Intelligentsia on both sides of the Atlantic rationalized that, while we of course (ahem) champion free expression — “Je suis Charlie!” and all that — columnists and cartoonists who dare lampoon a totalitarian ideology are bringing the jihad on themselves.(Hillary told Chelsea it was a terrorist attack, the video story was for the sheeple, but I digress.) And a Salon writer, Sonia Saraiya, suggests that the People of Privilege just lower their voices.
It was a familiar story. In 2012, jihadists attacked an American compound in Benghazi, killing our ambassador and three other officials. The president responded by . . . condemning an anti-Muslim video that had nothing to do with the attack, and by proclaiming that “the future must not belong to those who slander the prophet of Islam.”
[Comedian Bill] Maher confuses compassion with idiocy. Compassion is a quality that has nothing to do with how smart or how right you are. It’s a quality that is at the root of not wanting to make generalizations, and at the root of wanting to say things that do not horrifically offend other systematically oppressed people. I fully believe that Maher doesn’t understand those well-meaning liberals, those politically correct assholes. I would just rather be one of them, I think, than to merely be right; I would like to be able to understand another point of view, from time to time. And especially on a day like yesterday, I would like to be able to feel compassion.That's the logic of safe spaces and trigger warnings. So I suppose the Sillies could claim that drinking wine and enjoying amplified music was sufficiently problematic (which is PC for haram) that its offensive presence made it a target for whatever grievances they had against French policy in Syria.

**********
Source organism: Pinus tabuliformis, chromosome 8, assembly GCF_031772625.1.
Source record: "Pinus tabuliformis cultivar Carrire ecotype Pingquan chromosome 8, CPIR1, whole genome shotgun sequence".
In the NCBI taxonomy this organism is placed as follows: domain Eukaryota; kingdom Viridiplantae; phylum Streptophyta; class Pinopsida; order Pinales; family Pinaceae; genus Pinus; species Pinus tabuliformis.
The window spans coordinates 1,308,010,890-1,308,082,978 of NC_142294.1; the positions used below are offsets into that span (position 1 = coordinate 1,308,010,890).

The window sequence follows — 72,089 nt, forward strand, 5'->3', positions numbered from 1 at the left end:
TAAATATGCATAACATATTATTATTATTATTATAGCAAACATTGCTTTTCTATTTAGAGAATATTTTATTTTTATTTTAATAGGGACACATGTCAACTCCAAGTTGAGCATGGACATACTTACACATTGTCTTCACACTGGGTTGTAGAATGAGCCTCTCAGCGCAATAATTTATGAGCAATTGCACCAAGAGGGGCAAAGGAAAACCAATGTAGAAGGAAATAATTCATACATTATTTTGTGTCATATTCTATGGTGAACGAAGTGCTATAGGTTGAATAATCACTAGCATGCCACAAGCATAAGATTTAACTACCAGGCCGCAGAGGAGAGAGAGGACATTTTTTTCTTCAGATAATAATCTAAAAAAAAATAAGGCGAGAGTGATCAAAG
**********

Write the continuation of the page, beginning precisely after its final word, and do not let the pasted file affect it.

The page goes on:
That seems a long way removed from a few aggravated students giving the house-mother grief about Hallowe'en costume advice. But in all vanguards, whether we're talking about the jihad or the rainbow coalition or the Vietnam protests, there comes a time when "Finally, some members of this movement decided to stop talking, to stop asking that the place be shut down, and so they blew the place up." Coming soon to a fraternity house or an Oktoberfest near you? Perhaps. But that's an editorial comment in the University of Wisconsin's Daily Cardinal, shortly after the August 1970 truck bombing of Sterling Hall. Here's a recollection, 45 years on, from economist Barkley Rosser, whose father, mathematician Barkley Rosser, directed the (Army) Mathematics Research Center, the institution that triggered the antiwar protesters.
Army Math had become a focal point for anti-war efforts on campus. Its removal was demanded by SDS under the slogan “Bring the war home.”Yes, understanding the other fellow's point of view is a good thing, but when you indulge the other fellow's anger because you think his circumstances are less favorable, you're tilting the balance of power away from an environment of reasoned discourse, comity, and some sort of coexistence.
And in the summer of 1970, the New Year’s Gang, which now included 24-year-old Karl Armstrong, 19-year-old Dwight Armstrong, 18-year-old David Fine and 22-year-old Leo Burt, turned its sights on Army Math’s destruction.
“They believed things had reached such a horrid state in terms of what the Nixon government was doing … that it was the obligation of students to become part of a resistance that waged war against the war machine,” [war protester and subsequent alderman and Madison mayor for life Paul] Soglin said.